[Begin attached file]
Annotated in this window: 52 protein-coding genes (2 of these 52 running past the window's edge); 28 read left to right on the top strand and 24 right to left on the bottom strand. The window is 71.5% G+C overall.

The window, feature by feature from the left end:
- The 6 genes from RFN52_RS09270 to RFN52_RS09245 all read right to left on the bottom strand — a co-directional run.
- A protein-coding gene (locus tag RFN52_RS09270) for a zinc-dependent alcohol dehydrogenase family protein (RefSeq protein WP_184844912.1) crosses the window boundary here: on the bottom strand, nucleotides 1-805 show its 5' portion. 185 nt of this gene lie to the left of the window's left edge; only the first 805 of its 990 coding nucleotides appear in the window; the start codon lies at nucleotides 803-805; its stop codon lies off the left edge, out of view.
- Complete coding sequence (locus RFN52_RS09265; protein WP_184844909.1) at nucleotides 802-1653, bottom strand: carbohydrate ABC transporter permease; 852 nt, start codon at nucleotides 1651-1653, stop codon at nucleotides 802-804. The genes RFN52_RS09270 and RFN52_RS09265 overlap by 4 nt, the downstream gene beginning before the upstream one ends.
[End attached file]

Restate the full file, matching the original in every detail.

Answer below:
Annotated in this window: 52 protein-coding genes (2 of these 52 running past the window's edge); 28 read left to right on the top strand and 24 right to left on the bottom strand. The window is 71.5% G+C overall.

The window, feature by feature from the left end:
- The 6 genes from RFN52_RS09270 to RFN52_RS09245 all read right to left on the bottom strand — a co-directional run.
- A protein-coding gene (locus tag RFN52_RS09270) for a zinc-dependent alcohol dehydrogenase family protein (RefSeq protein WP_184844912.1) crosses the window boundary here: on the bottom strand, nucleotides 1-805 show its 5' portion. 185 nt of this gene lie to the left of the window's left edge; only the first 805 of its 990 coding nucleotides appear in the window; the start codon lies at nucleotides 803-805; its stop codon lies off the left edge, out of view.
- Complete coding sequence (locus RFN52_RS09265; protein WP_184844909.1) at nucleotides 802-1653, bottom strand: carbohydrate ABC transporter permease; 852 nt, start codon at nucleotides 1651-1653, stop codon at nucleotides 802-804. The genes RFN52_RS09270 and RFN52_RS09265 overlap by 4 nt, the downstream gene beginning before the upstream one ends.